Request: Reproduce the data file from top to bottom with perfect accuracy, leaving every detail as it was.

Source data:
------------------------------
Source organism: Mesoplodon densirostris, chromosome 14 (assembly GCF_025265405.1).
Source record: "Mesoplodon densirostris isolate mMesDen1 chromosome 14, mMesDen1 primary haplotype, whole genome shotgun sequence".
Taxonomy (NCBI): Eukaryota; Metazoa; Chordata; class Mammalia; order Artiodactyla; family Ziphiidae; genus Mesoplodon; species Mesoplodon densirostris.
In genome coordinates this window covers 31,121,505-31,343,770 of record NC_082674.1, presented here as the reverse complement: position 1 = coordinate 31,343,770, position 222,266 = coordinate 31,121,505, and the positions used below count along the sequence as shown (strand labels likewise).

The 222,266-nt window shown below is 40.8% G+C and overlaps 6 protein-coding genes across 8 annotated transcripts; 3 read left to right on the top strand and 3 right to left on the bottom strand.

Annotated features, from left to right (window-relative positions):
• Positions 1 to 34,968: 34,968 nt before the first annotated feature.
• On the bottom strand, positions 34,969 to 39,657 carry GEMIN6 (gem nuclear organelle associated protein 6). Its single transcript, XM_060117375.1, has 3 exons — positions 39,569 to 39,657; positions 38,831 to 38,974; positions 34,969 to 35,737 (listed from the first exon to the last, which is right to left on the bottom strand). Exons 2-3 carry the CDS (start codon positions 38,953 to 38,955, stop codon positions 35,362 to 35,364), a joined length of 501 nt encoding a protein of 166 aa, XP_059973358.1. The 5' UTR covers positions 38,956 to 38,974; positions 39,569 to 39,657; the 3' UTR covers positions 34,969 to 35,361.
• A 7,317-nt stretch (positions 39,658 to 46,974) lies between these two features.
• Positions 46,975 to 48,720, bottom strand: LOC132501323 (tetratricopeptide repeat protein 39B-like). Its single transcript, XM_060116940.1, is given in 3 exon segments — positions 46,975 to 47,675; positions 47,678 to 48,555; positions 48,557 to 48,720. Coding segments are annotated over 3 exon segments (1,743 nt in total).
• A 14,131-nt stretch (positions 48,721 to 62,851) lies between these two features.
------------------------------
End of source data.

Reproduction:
Source organism: Mesoplodon densirostris, chromosome 14 (assembly GCF_025265405.1).
Source record: "Mesoplodon densirostris isolate mMesDen1 chromosome 14, mMesDen1 primary haplotype, whole genome shotgun sequence".
Taxonomy (NCBI): Eukaryota; Metazoa; Chordata; class Mammalia; order Artiodactyla; family Ziphiidae; genus Mesoplodon; species Mesoplodon densirostris.
In genome coordinates this window covers 31,121,505-31,343,770 of record NC_082674.1, presented here as the reverse complement: position 1 = coordinate 31,343,770, position 222,266 = coordinate 31,121,505, and the positions used below count along the sequence as shown (strand labels likewise).

The 222,266-nt window shown below is 40.8% G+C and overlaps 6 protein-coding genes across 8 annotated transcripts; 3 read left to right on the top strand and 3 right to left on the bottom strand.

Annotated features, from left to right (window-relative positions):
• Positions 1 to 34,968: 34,968 nt before the first annotated feature.
• On the bottom strand, positions 34,969 to 39,657 carry GEMIN6 (gem nuclear organelle associated protein 6). Its single transcript, XM_060117375.1, has 3 exons — positions 39,569 to 39,657; positions 38,831 to 38,974; positions 34,969 to 35,737 (listed from the first exon to the last, which is right to left on the bottom strand). Exons 2-3 carry the CDS (start codon positions 38,953 to 38,955, stop codon positions 35,362 to 35,364), a joined length of 501 nt encoding a protein of 166 aa, XP_059973358.1. The 5' UTR covers positions 38,956 to 38,974; positions 39,569 to 39,657; the 3' UTR covers positions 34,969 to 35,361.
• A 7,317-nt stretch (positions 39,658 to 46,974) lies between these two features.
• Positions 46,975 to 48,720, bottom strand: LOC132501323 (tetratricopeptide repeat protein 39B-like). Its single transcript, XM_060116940.1, is given in 3 exon segments — positions 46,975 to 47,675; positions 47,678 to 48,555; positions 48,557 to 48,720. Coding segments are annotated over 3 exon segments (1,743 nt in total).
• A 14,131-nt stretch (positions 48,721 to 62,851) lies between these two features.